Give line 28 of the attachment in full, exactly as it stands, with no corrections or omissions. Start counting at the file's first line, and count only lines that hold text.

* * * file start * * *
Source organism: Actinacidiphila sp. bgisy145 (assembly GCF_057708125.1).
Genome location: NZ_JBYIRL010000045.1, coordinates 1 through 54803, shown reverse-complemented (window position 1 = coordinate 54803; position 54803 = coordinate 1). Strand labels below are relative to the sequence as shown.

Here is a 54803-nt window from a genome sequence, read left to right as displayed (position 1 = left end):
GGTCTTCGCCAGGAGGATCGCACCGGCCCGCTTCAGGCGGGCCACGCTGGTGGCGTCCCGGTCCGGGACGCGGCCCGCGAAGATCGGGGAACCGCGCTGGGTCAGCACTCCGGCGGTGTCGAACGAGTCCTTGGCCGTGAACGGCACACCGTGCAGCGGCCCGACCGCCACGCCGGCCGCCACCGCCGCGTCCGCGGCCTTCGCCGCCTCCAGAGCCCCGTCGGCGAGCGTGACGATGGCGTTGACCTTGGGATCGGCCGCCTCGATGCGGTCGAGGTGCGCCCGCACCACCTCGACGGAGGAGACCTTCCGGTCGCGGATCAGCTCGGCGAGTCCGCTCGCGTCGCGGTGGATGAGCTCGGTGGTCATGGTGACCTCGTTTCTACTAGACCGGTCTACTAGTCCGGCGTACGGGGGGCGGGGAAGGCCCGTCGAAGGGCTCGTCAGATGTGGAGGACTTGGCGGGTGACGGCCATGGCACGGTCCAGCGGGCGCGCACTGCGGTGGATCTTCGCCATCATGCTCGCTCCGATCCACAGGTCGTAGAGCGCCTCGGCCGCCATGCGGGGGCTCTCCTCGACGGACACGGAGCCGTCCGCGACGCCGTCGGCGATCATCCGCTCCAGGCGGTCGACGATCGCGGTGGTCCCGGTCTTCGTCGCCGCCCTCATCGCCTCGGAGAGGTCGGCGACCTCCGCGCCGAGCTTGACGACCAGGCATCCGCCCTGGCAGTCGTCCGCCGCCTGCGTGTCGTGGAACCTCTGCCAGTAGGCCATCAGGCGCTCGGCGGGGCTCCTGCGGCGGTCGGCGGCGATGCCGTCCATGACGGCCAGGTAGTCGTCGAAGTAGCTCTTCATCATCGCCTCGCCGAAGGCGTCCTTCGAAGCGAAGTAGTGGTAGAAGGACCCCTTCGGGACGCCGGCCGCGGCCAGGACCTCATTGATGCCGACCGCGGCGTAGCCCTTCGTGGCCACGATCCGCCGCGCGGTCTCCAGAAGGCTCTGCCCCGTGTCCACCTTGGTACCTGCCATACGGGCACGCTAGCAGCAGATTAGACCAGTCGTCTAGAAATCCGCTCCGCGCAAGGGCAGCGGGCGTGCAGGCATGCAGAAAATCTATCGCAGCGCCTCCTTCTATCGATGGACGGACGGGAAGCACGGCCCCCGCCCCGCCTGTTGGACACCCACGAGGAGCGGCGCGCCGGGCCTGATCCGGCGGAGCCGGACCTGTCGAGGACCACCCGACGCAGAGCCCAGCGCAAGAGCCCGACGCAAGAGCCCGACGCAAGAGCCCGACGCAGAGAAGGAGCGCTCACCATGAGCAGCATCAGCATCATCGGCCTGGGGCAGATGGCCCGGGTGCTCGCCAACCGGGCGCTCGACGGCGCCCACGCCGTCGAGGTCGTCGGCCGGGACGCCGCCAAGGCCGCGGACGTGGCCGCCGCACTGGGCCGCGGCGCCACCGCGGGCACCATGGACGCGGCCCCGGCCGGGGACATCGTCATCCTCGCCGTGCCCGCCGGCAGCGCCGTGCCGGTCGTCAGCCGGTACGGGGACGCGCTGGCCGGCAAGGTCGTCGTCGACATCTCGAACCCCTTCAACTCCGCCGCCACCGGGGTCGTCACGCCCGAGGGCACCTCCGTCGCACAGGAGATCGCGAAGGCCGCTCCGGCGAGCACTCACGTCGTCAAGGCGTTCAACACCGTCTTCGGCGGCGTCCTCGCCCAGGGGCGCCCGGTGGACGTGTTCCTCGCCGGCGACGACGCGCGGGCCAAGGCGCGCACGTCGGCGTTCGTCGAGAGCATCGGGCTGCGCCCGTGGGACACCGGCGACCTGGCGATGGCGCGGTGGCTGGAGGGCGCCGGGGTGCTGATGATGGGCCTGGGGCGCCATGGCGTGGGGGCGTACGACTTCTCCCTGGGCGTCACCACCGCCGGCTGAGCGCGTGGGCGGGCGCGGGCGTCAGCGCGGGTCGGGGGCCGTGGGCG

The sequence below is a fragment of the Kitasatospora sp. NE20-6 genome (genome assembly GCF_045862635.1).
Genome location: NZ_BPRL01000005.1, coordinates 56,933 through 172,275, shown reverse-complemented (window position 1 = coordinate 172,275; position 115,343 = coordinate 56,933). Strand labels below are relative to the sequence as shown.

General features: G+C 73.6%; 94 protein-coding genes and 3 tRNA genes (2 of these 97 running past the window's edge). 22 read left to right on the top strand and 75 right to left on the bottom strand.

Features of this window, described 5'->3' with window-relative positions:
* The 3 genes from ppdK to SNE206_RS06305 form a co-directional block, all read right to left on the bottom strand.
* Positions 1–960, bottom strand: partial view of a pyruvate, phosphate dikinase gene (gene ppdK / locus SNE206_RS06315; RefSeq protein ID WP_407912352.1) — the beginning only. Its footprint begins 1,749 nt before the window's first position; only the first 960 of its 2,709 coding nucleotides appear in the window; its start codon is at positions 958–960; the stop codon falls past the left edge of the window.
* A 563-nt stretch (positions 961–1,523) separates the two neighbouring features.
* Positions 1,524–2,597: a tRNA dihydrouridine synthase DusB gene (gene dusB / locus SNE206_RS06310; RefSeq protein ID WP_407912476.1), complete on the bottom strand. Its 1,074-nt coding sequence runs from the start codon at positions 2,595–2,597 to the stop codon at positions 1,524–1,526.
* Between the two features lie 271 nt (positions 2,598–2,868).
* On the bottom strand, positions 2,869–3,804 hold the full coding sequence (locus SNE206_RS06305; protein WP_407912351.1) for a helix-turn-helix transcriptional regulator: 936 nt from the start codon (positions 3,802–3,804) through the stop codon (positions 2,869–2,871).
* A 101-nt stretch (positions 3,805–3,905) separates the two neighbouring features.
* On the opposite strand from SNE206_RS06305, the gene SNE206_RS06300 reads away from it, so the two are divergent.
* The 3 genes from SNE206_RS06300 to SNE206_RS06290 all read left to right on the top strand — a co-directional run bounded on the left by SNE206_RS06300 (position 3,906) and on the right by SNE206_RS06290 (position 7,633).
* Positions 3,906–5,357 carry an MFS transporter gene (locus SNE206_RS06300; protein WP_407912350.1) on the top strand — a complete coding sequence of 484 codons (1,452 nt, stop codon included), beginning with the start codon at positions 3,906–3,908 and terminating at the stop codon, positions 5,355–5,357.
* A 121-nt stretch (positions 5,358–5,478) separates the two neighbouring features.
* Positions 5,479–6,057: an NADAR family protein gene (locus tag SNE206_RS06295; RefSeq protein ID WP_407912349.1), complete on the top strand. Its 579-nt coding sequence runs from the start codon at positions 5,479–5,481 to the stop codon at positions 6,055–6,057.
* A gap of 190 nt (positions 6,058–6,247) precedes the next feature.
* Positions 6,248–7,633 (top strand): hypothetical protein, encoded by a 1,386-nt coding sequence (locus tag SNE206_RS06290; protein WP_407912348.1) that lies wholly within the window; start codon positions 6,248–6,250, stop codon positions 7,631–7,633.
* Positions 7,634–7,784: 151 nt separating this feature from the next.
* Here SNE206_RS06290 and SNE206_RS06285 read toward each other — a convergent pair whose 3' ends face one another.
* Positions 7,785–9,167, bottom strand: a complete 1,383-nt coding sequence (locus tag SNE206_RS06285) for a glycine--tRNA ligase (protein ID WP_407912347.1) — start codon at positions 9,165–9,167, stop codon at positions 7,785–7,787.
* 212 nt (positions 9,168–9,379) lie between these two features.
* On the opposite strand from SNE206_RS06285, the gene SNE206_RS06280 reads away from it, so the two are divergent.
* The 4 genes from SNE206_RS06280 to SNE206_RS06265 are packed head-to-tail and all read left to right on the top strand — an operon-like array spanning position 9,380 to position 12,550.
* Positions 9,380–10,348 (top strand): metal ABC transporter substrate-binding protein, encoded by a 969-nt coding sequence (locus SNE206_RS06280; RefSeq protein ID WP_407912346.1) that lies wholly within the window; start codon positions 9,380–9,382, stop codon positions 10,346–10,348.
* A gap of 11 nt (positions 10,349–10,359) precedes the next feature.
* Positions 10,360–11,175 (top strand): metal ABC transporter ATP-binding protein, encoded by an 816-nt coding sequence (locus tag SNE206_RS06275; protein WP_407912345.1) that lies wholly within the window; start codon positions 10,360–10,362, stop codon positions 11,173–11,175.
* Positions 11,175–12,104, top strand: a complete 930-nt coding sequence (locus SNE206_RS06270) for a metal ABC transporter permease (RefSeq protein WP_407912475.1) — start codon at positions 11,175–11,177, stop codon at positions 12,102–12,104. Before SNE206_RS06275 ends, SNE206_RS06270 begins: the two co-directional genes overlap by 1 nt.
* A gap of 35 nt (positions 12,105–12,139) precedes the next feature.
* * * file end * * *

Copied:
* The 4 genes from SNE206_RS06280 to SNE206_RS06265 are packed head-to-tail and all read left to right on the top strand — an operon-like array spanning position 9,380 to position 12,550.